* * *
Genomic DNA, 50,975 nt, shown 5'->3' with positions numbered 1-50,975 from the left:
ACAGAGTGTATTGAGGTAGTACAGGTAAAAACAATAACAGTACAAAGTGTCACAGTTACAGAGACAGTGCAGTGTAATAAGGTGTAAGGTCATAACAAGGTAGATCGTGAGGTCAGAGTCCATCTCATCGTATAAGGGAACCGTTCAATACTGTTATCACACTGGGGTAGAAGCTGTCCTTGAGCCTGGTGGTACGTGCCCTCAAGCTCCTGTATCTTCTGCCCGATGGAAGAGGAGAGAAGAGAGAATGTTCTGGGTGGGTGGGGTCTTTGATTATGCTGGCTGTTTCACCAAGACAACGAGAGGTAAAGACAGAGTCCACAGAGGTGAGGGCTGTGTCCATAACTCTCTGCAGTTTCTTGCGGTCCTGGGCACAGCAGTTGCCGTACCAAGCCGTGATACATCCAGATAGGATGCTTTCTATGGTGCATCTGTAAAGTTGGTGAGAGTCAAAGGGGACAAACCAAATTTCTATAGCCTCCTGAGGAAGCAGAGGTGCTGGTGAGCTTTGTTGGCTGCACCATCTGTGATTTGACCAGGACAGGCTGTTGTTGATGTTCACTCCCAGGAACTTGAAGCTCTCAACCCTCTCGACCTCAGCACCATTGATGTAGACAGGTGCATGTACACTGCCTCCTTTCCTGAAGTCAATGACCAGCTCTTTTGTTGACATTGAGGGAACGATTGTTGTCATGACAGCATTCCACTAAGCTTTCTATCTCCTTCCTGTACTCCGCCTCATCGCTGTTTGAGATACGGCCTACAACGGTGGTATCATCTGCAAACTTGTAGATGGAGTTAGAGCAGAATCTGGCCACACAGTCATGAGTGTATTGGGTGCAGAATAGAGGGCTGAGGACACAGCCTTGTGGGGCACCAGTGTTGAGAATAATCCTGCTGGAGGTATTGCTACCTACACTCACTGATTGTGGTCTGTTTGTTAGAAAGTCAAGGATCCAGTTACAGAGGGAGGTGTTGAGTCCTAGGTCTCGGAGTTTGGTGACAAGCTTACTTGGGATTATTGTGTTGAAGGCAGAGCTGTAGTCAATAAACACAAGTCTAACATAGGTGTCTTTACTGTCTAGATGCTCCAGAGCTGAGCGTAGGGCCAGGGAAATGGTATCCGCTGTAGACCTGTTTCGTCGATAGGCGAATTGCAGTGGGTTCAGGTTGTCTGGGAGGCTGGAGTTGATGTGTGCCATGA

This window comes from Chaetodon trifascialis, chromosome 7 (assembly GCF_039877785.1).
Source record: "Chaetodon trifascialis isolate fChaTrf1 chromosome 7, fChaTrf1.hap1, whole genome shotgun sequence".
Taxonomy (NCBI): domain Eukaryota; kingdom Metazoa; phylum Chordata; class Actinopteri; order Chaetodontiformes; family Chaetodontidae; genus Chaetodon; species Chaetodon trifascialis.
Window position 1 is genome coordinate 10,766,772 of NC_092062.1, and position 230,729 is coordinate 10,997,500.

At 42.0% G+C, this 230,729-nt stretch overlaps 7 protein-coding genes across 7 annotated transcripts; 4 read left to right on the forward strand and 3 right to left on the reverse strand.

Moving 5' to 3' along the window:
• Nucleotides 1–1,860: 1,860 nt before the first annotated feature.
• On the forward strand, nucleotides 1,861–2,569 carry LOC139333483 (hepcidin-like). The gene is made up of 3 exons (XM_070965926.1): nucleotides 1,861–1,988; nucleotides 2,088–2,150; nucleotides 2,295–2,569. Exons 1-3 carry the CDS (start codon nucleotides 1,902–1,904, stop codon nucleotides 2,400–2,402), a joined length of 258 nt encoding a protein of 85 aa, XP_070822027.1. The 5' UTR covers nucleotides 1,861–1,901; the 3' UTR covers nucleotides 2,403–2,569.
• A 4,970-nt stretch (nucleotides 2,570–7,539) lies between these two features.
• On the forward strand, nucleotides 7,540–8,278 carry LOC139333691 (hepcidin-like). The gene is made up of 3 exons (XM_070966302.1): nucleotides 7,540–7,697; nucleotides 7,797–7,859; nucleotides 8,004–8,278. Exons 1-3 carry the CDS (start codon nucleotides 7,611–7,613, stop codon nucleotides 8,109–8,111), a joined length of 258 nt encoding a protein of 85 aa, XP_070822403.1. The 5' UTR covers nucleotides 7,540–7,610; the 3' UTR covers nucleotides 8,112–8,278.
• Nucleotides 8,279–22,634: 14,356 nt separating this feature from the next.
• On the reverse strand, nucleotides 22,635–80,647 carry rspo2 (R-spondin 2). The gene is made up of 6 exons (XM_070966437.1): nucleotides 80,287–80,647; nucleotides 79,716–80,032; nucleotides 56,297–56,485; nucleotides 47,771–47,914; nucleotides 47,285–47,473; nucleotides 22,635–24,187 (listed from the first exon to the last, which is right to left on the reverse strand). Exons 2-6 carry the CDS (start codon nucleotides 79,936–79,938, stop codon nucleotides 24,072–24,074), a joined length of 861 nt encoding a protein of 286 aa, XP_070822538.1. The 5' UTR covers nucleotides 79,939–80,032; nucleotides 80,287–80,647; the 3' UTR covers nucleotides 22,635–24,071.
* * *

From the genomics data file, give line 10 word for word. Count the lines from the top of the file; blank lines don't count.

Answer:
• On the forward strand, nucleotides 1,861–2,569 carry LOC139333483 (hepcidin-like). The gene is made up of 3 exons (XM_070965926.1): nucleotides 1,861–1,988; nucleotides 2,088–2,150; nucleotides 2,295–2,569. Exons 1-3 carry the CDS (start codon nucleotides 1,902–1,904, stop codon nucleotides 2,400–2,402), a joined length of 258 nt encoding a protein of 85 aa, XP_070822027.1. The 5' UTR covers nucleotides 1,861–1,901; the 3' UTR covers nucleotides 2,403–2,569.